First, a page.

The post-CS rhythmic activities in the tectum are specific to the CS. Consecutive presentations (5 min apart) of two different types of CS—a light bar moving either caudo-rostrally or rostro-caudally, for 20 repetitions (ISI 6 s)—induced post-CS rhythmic Ca2+ transients in two partially overlapping tectal cell populations, which were essentially all within the ensemble that responded to the respective CS. In the experiment shown in Fig. 3, 54 out of the 67 neurons that responded to both CSs had post-CS rhythmic activities, and among these neurons, many (36 out of 54) showed rhythmic activities induced only by one CS (Supplementary Fig. 7a). Data from four other experiments showed similar results. Furthermore, rhythmic activities occurred in neurons that were not necessarily among those that were highly responsive to the stimulus, because there was no clear correlation between the mean amplitude of stimulus-evoked and the post-CS rhythmic Ca2+ transients of these neurons (R2 = 0.09, Supplementary Fig. 7b). Thus, rhythmic Ca2+ transients probably reflect the activity of a specific neuronal ensemble entrained by the CS, rather than the activation of neurons with higher excitability. Post-CS rhythmic activity is unlikely to originate from the retina, because it was absent in the axon terminals of retinal ganglion cells expressing the genetically encoded Ca2+ indicator G-CaMP21 (32 trials in 5 larvae, Supplementary Fig. 8 and Supplementary Methods).
To investigate the physiological relevance of CS-induced rhythmic activities of tectal neurons, we examined the visuomotor behaviour of zebrafish larvae (7–14 d.p.f.). The heads of the larvae were immobilized in agarose and tail kinematics was analysed before, during and after the visual CS. Repetitive wide-field light flashes evoked ‘tail-flip’ behaviour (Fig. 4a, b) with a probability of ~0.6. Notably, after 20 flashes of CS at an ISI of 4, 6 or 10 s, 30% of the larvae (24 out of 81, 13 larvae) showed post-CS tail flips in the absence of sensory stimulation for at least one cycle at the entrained ISI for a period of up to ~20 s (Fig. 4c, d and Supplementary Movie 1). Spontaneous tail flips occurred at a low frequency (~0.015 Hz), without showing a preference for any specific interval (Fig. 4e, ‘spontaneous’). Nevertheless, during the first 30 s after the CS, the distribution of tail-flip events clustered around the entrained interval (Fig. 4e, ‘4, 6 or 10 s’).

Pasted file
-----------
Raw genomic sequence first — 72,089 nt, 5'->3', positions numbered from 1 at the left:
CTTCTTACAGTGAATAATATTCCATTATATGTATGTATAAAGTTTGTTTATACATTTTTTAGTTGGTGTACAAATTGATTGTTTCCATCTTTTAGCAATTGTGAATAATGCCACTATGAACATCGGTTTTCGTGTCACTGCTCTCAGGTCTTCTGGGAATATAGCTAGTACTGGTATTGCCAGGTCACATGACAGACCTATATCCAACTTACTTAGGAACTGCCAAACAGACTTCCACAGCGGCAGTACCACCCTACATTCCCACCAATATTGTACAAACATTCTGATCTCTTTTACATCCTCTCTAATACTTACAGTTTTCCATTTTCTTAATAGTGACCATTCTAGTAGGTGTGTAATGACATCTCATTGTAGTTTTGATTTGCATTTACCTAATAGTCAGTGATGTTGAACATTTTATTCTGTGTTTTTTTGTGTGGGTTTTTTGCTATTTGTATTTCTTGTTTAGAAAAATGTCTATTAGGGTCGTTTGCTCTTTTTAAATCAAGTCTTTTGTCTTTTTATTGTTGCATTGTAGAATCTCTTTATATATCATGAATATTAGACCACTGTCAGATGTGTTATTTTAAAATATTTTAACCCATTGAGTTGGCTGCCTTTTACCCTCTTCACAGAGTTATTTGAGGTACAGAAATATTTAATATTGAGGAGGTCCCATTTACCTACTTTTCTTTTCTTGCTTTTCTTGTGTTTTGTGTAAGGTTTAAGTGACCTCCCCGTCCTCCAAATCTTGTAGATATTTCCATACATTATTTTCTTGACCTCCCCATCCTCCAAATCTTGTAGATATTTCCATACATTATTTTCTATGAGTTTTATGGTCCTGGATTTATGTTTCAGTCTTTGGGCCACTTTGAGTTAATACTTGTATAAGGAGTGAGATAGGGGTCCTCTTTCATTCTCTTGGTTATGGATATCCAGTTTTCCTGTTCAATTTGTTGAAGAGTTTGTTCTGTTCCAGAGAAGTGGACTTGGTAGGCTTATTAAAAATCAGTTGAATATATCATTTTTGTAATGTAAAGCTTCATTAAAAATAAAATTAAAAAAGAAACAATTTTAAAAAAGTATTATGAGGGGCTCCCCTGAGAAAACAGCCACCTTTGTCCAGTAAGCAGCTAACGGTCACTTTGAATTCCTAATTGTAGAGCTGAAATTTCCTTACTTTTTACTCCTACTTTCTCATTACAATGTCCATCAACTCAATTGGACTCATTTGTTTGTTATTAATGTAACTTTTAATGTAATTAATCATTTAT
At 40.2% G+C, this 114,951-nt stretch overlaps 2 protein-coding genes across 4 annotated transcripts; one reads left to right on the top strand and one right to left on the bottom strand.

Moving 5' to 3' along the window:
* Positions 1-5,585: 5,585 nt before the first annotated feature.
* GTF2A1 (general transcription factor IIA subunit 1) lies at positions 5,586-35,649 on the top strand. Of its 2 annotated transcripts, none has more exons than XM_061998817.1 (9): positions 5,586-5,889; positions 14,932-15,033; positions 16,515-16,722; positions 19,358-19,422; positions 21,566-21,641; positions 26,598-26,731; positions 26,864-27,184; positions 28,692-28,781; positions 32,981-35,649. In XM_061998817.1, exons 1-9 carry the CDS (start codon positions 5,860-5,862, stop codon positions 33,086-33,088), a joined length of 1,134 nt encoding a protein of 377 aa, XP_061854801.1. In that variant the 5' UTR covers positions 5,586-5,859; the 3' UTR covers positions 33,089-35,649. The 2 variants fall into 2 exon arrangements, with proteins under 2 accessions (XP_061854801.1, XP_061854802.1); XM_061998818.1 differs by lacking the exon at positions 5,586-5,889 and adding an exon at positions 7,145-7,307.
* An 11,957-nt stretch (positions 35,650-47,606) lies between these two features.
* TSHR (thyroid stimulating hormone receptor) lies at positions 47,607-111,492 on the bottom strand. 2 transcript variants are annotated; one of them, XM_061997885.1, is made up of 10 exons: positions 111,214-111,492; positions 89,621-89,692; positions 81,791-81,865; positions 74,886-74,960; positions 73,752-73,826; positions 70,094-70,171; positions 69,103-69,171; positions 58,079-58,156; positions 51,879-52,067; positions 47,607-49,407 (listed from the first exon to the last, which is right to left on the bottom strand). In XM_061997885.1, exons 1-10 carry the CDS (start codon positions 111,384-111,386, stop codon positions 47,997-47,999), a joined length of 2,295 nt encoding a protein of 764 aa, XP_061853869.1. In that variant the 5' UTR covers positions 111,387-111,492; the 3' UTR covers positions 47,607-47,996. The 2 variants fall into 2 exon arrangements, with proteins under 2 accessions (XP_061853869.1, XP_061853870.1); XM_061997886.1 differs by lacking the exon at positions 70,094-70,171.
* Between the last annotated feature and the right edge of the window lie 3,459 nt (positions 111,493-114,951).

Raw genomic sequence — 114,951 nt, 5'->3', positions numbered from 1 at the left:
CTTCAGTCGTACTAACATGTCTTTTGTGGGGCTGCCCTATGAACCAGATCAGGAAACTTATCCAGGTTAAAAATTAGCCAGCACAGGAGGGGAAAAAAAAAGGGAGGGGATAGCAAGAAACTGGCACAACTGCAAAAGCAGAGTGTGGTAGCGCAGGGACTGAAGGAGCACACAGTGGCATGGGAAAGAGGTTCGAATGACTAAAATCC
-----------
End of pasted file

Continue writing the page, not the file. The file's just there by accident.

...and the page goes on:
By monitoring tectal ensemble Ca2+ transients and tail-flip behaviour simultaneously (Supplementary Fig. 9), we found a high correlation between the tail flip and the synchronous Ca2+ event in the tectal ensemble during the CS and the first 30 s after the CS, but a significantly lower correlation during the 60 s before, and the 31–60 s after, the CS (Fig. 4f and Supplementary Fig. 5). Moreover, normalized mean Ca2+ transients of the entire tectal ensemble during the first 30-s post-CS period were significantly higher for those associated with the rhythmic tail flip than those not associated with it (Fig. 4g and Supplementary Fig. 5).